What are wireless carriers good for, anyway?
They are, unquestionably, the worst thing about wireless service. They overcharge and underperform on a regular basis. Their networks can be slow and unreliable. Their idea of customer service is an endless chain of recorded options that, in the end, seldom seem to match up with the problem you’re calling about.
If you’re buying an Android phone, they’ll seize the opportunity to lard your device with their own proprietary apps and services. Want to use your phone as a mobile hot spot? That’ll cost you. Traveling overseas? You’ll have to choose between extortionate fees and limited service.
But what if there was a way to escape the clutches of your carrier entirely? What if you could actually get service without having to deal with the service provider?
I’ve recently been playing with one such service—and am liking it more every day. It’s a low-cost, low-friction, low-maintenance offering called Project Fi, and while you may never have heard of it, you’ve probably heard of the company behind it: Google.
Perhaps Google can shame them into cleaning up their act.
There is one big caveat about Project Fi. It only works with two current-model phones, both of them unlocked models sold by Google itself: the Nexus 5X, a 5.2-inch model manufactured by LG, and the Nexus 6P, a gargantuan 5.7-inch device made by China’s Huawei. (Both run Android 6 “Marshmallow,” the current version of Google’s mobile operating system.) So the time to think about it is when you’re about to get a new phone anyway.
Then again, it’s so much more pleasant than dealing with a traditional carrier that it’s almost worth it for that reason alone.
Project Fi’s cost structure couldn’t be friendlier. Everything is on a pay-as-you-go, month-to-month model. You pay a flat $20 a month for unlimited talk and text. Data is $10 per gigabyte, but get this: If you don’t use all your data in a given month, Google refunds you the unused portion.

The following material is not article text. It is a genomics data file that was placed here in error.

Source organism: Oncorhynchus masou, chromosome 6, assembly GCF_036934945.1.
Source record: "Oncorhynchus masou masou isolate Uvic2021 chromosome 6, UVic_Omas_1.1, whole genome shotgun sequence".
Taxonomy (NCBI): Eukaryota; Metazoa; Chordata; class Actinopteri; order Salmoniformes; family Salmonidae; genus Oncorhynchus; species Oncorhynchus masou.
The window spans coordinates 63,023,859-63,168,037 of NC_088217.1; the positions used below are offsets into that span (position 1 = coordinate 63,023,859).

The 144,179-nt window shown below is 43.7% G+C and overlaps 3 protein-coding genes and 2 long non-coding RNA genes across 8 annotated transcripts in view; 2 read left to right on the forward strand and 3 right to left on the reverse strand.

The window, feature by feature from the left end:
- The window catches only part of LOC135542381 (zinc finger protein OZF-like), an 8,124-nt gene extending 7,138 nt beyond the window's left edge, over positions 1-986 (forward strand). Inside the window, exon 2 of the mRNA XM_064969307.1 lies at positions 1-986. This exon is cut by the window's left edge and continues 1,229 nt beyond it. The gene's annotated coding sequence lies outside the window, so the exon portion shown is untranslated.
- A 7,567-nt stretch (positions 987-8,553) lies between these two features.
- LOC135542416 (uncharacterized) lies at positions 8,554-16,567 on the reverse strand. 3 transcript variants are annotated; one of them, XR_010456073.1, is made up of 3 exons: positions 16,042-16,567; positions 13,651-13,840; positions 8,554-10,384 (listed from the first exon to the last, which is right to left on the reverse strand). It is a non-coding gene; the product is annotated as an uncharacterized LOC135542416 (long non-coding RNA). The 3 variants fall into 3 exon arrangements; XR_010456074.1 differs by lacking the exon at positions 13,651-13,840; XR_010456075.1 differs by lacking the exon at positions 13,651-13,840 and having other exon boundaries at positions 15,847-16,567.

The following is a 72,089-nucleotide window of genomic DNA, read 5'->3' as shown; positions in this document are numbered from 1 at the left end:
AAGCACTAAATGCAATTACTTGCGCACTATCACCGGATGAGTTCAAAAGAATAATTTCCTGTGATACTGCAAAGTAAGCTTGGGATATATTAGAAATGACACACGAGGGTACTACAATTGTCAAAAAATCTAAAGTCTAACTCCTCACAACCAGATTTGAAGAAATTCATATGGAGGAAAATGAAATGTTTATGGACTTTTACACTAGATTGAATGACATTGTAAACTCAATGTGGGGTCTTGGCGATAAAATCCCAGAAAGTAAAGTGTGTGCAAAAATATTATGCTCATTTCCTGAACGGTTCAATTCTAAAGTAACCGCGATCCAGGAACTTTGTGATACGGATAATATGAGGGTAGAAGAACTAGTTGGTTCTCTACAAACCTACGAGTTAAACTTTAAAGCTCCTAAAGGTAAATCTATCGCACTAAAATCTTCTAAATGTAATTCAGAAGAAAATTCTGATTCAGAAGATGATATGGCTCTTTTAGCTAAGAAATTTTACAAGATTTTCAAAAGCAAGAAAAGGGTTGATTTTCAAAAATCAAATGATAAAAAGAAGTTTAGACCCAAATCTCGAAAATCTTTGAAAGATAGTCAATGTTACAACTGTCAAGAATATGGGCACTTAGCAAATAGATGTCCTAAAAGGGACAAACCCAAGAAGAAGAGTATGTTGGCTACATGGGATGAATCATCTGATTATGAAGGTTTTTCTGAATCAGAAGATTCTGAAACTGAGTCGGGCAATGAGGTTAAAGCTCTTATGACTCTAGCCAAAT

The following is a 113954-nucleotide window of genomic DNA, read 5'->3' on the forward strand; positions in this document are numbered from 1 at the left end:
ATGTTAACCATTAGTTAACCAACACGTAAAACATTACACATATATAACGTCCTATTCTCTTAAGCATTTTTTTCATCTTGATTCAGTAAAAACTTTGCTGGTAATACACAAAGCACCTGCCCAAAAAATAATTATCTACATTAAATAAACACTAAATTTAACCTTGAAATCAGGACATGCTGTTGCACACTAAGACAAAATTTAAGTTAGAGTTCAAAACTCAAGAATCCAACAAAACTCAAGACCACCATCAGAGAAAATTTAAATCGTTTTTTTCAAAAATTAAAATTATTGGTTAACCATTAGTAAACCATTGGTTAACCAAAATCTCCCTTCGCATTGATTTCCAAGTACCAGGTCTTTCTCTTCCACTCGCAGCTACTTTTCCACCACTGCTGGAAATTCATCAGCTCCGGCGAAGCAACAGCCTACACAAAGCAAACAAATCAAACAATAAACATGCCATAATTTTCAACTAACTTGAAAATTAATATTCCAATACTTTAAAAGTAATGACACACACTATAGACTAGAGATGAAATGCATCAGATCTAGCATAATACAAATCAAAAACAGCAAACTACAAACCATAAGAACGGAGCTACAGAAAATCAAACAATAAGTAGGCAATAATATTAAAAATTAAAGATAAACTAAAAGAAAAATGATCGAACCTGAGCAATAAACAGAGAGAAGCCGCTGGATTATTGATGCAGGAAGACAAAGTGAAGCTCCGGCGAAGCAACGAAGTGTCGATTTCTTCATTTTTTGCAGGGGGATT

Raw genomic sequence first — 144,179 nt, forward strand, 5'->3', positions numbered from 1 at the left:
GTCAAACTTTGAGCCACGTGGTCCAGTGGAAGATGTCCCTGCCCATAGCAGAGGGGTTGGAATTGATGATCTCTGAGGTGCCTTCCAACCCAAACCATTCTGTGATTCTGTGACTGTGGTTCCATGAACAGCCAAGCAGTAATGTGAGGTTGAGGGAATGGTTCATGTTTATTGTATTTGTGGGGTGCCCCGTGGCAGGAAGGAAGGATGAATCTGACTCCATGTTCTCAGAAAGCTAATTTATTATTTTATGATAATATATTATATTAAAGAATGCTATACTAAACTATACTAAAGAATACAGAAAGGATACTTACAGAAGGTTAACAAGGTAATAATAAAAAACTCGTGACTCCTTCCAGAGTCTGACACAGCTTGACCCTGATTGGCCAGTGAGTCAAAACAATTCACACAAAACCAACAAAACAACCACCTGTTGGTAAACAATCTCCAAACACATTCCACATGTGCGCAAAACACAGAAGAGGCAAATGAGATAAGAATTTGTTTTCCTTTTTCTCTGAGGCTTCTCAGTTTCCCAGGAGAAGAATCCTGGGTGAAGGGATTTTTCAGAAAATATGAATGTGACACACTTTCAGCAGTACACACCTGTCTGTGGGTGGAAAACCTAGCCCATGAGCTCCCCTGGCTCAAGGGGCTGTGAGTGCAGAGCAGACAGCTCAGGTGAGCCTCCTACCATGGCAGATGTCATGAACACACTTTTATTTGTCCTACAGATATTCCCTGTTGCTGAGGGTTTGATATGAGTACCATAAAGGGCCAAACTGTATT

You read that right. If you sign up for two gigs but only use 1.5, you get $5 back. If you end up using 2.5 gigs, it’ll cost you an extra $5. That’s it—no overage fees, no complicated packages to navigate. Moreover, there’s no extra cost for data service if you’re traveling overseas in any of 135 countries. And using your phone as a Wi-Fi hotspot for your other devices is similarly free.
T-Mobile likes to call itself an “un-carrier,” but the description fits Project Fi better. Instead of maintaining its own network, it automatically connects you via one of two methods.
It first looks for a free, open and Google-verified Wi-Fi network for your voice and data. (Google says everything is encrypted, an absolute must if you’re depending on a public network.) The company says it maintains a list of more than a million hotspots it has certified as fast and reliable.
If Wi-Fi isn’t available, Project Fi will seamlessly move you onto one of three LTE networks from whom it essentially rents bandwidth—T-Mobile, US Cellular and Sprint—depending on who’s got the best signal where you are. You don’t know which LTE network you’re on at any given moment, nor do you care.
None of those carriers are known for the quality of their network or the breadth of their coverage—but the fact that there are three of them, and that your phone is making intelligent choices about which to use, provides some safety in numbers.
In various tests around San Francisco and environs, I found my Nexus 6P was competitive with my AT&T iPhone 6s in terms of data speed. As a rule, the iPhone was faster—sometimes markedly so—within the city in the area around my office. In the suburbs, there was no clear pattern: In some places one was faster, in some places the other.
Another issue to be aware of: Some users have reported quality issues for calls routed over Wi-Fi. I haven’t encountered them myself, but then again, I’ve got strong networks at both work and home. Your experience may vary. If you do run into problems and need support, it’s available from real live people 24/7. Routine matters—checking your usage, setting alerts and the like—can be done on the web or from within the free Project Fi app available in the Google Play store.
It’s hard to say what Google ultimately has in mind for Project Fi. The service was originally available by invitation only; now it’s open to everyone, but the small number of supported phones surely limits its appeal.
I prefer to think of it as an attempt to inspire wireless carriers with a vision of what a friendly, affordable, straightforward service looks like. Perhaps Google can shame them into cleaning up their act.
Rich Jaroslovsky is an Observer technology columnist and vice president of SmartNews Inc. Reach him at email@example.com or on Twitter @RichJaro.